Korea Needs a Return to Sunshine Policy

Korea Needs a Return to Sunshine Policy

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Editor's Note: The sinking of a South Korean naval vessel in March, some two years after the inauguration of Seoul's conservative government, sounded the death knell for the Sunshine Policy of reconciliation with the North pursued by the South's previous liberal administrations. Chung Dong-young, a veteran South Korean politician, former Unification Minister and one-time favorite to succeed the late President Roh Moo-hyun, says a return to the principles of the June 15 Declaration that produced the Sunshine Policy is needed to promote both peace and prosperity.

Ten years ago, the leaders of the divided Koreas met in the North's capital of Pyongyang in what became a watershed moment in Korea's modern history, heralding a new era of reconciliation after decades of animosity and on-again off-again military tension. Today that specter of "Sunshine" is gone, replaced by clouds of war that threaten both regional stability and South Korea's economic well being.

Five years after that meeting in June between then South Korean President Kim Dae-jung and North Korean leader Kim Jong-il, I traveled to Pyongyang as a presidential envoy. Discussions with Chairman Kim Jong-il produced several key agreements, including steps towards resolving the long-standing dispute over the North's nuclear weapons program and a final peace settlement ending the 1950-53 Korean War.

The goodwill fostered during this period also saw the expansion of the inter-Korean industrial complex in the North's border town of Kaesong, where as recently as last year , close to 100 South Korean firms employed some 40,000 North Korean workers, as well as a declaration by Pyongyang of its intent to dismantle its nuclear program and Seoul's granting North Korean cargo ships access to southern waters.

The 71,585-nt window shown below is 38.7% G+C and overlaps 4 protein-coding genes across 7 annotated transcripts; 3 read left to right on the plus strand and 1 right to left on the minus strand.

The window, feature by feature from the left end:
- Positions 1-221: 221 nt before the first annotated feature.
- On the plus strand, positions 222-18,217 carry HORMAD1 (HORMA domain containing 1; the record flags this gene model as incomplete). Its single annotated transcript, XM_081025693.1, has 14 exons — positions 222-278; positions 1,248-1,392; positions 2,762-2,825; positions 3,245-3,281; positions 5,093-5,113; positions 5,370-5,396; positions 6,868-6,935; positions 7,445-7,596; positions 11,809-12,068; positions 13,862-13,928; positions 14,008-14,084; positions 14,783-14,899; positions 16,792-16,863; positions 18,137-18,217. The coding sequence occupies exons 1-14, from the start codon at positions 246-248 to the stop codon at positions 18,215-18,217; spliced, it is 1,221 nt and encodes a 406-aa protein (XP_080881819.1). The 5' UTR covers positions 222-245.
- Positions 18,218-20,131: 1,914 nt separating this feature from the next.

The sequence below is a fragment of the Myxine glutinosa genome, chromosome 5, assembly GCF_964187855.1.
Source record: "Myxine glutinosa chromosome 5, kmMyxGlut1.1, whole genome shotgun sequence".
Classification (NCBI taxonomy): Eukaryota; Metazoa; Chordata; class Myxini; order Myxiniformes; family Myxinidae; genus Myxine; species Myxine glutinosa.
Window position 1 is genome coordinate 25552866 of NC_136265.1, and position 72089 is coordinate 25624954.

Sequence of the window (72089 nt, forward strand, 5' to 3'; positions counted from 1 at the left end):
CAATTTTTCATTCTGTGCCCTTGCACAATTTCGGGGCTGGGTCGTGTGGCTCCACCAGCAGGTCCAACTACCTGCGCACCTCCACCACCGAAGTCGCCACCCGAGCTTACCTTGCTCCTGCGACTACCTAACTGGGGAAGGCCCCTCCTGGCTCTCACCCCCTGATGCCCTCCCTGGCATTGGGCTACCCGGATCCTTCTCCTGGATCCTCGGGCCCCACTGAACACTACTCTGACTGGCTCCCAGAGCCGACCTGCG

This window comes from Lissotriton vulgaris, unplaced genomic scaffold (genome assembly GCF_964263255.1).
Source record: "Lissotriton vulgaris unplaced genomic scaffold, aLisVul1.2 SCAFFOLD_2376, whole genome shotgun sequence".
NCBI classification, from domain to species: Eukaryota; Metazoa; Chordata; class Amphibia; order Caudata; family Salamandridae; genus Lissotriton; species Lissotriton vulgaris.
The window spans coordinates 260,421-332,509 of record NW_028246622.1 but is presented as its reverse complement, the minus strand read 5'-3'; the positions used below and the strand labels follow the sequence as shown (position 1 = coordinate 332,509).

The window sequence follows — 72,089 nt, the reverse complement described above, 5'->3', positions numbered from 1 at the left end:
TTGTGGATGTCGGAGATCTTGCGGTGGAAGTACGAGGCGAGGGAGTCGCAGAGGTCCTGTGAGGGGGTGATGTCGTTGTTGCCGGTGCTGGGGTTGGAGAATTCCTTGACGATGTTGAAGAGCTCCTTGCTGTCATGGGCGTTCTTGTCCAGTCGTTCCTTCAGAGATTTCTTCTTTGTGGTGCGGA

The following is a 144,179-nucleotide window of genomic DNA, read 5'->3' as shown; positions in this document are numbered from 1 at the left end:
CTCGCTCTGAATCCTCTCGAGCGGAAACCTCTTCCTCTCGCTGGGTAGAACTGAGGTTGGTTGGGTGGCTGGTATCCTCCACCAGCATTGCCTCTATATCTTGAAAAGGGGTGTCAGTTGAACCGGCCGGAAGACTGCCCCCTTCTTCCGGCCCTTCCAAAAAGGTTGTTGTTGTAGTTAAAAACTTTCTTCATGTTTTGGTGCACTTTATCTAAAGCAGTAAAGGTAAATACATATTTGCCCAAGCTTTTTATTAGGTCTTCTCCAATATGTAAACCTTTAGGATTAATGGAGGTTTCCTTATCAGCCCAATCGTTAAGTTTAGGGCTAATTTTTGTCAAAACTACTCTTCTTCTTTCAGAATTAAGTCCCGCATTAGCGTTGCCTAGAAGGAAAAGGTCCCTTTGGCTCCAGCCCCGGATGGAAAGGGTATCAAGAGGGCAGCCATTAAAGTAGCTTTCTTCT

These and other steps produced perhaps the first real sense of optimism that reunification was in fact possible, that 10 years on families separated by war would finally be reunited and that Koreans would be able to travel freely via a new railroad network across the Peninsula and farther on into China and Central Asia in search of opportunity.

Kim Dae-jung's Sunshine Policy of reconciliation with the North through economic and other incentives, continued by his successor Roh Moo-hyun, helped create an atmosphere of peace across the Peninsula that became essential to increased investment from abroad and greater economic growth. Peace became the necessary lubricant for South Korea's prosperity, the US$2 billion spent on rice and fertilizer aid paling in comparison to the benefits gained and the losses threatened by heightened tension and war.

Addressing the nation from Seoul's War Memorial, current President Lee Myung-bak announced in May of this year the results of an international investigation into the sinking of the South Korean naval corvette Cheonan. The economy tumbled and millions disappeared as investors fled for fear of open conflict now that Seoul was officially holding the North responsible, following months of rumors and speculation.

The inauguration of the current administration in 2008 and its reversal of the Sunshine Policy in favor of a more hard line on the North has returned Korea to an era 10 years earlier when inter-Korean exchanges were defined by mutual animosity and dialogue was hedged by such threats as turning Seoul into a "sea of fire." All lines of inter-Korean communication have now been severed, providing little hope of averting a conflict should hostilities spill over into open fighting.

One victim of the renewed hostilities could be the Kaesong Complex, a byproduct of the 2000 summit and a blueprint for inter-Korean cooperation which demonstrates that peace is money. If it becomes a scapegoat in the friction between Seoul and Pyongyang, its closure would lead to the loss of some 260,000 jobs in the South, the loss of $6 billion in sales and investments, and the disappearance of a psychological safety valve needed to curb the growing fear and anxiety.

August 15 marks Korea's National Liberation Day, when the Peninsula gained its freedom after nearly 40 years of Japanese colonial rule. The annual holiday is often marked by significant shifts in the South's policy directions and should now be used to open a renewed dialogue with the North.

A possible summit meeting between the nation's two leaders, something President Lee himself once hinted at, or allowing Lee Hee-ho, the wife of the late Kim Dae-jung, to visit the North after she received an invitation from Pyongyang, could go a long way in ameliorating the current tensions.

On the other hand, adhering to the ideologies that have guided Seoul's policies over the past two-and- a-half years, of refusing to engage the North in the belief that doing so will hasten its demise, will only result in a further deterioration of relations and more talk of war.

Under such an atmosphere, a return to the principles of the June 15 Declaration, reestablishing a belief in the search for a peaceful and diplomatic solution, holds out the only hope of resolving the current crisis. There is no other way.
 

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